Charles “Charlie” Parker, Jr. (August 29, 1920 – March 12, 1955), also known as “Yardbird” and “Bird”, was an American jazz saxophonist and composer.
Parker was a highly influential jazz soloist and a leading figure in the development of bebop, a form of jazz characterized by fast tempos, virtuosic technique and improvisation. Parker introduced revolutionary harmonic ideas including rapid passing chords, new variants of altered chords, and chord substitutions. His tone ranged from clean and penetrating to sweet and somber. Many Parker recordings demonstrate his virtuoso playing style and complex melodic lines, sometimes combining jazz with other musical genres, including blues, Latin, and classical.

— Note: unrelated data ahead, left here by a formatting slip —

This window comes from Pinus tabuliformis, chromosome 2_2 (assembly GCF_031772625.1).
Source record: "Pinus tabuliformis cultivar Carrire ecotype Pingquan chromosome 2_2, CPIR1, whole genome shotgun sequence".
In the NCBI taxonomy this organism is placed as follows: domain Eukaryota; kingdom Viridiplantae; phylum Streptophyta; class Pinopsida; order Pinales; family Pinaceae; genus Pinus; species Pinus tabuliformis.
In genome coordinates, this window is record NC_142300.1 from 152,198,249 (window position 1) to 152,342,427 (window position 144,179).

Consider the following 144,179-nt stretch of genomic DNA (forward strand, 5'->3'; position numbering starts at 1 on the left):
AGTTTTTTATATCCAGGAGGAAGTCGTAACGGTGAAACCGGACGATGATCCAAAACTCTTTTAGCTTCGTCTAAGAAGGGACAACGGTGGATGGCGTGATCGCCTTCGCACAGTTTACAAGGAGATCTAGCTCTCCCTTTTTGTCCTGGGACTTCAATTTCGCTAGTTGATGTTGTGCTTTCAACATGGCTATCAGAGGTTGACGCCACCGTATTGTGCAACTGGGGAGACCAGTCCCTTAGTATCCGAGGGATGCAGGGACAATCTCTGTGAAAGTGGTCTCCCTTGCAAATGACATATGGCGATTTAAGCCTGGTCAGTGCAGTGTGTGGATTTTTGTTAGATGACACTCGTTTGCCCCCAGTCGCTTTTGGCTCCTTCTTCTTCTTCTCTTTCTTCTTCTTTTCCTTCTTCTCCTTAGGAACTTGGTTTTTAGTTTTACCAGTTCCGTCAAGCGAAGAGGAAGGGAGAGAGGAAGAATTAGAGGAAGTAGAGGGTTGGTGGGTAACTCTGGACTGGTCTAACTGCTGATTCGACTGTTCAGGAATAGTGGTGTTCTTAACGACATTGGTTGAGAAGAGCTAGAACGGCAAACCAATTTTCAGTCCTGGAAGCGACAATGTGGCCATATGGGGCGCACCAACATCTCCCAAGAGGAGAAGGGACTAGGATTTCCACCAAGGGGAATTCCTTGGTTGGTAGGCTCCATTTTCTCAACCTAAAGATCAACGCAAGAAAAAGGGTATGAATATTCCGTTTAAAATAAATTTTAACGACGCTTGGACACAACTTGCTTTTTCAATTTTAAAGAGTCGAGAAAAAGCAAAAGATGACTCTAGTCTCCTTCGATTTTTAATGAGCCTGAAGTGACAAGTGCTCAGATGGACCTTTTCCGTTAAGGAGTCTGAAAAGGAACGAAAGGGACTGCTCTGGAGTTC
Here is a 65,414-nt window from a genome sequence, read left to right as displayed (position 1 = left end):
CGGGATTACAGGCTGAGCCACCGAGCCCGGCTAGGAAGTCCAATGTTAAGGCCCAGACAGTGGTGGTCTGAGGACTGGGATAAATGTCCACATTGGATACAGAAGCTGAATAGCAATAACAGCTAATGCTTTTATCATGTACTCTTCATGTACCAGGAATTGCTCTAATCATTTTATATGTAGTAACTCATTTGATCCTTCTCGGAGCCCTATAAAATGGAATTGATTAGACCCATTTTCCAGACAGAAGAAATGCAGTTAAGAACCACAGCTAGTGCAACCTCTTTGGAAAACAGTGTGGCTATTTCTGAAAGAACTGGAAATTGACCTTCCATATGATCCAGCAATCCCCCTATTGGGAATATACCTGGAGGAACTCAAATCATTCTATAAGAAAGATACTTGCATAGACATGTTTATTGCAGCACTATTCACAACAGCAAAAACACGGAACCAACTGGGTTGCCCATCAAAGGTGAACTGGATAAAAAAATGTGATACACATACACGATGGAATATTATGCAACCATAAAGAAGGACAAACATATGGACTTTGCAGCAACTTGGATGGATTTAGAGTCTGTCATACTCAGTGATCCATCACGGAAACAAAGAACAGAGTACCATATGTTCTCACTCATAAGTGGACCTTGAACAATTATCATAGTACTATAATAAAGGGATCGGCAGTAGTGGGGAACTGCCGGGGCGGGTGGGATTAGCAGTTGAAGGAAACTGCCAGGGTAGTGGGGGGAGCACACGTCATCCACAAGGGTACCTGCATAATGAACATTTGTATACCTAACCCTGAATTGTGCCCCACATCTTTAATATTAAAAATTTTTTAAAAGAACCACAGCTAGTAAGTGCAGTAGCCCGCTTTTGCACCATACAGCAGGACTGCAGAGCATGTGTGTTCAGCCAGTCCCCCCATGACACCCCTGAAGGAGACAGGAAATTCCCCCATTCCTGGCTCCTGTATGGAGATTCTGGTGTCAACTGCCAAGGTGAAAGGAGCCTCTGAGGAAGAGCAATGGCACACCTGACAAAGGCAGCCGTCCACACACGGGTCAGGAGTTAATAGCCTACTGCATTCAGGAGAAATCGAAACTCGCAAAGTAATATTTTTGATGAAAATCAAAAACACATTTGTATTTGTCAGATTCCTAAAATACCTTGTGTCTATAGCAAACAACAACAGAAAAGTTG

Parker acquired the nickname “Yardbird” early in his career; this and its shortened form, “Bird”, which continued to be used for the rest of his life, inspired the titles of a number of Parker compositions, such as “Yardbird Suite”, “Ornithology”, “Bird Gets the Worm”, and “Bird of Paradise.”
Parker was an icon for the hipster subculture and later the Beat Generation, personifying the jazz musician as an uncompromising artist and intellectual rather than just an entertainer.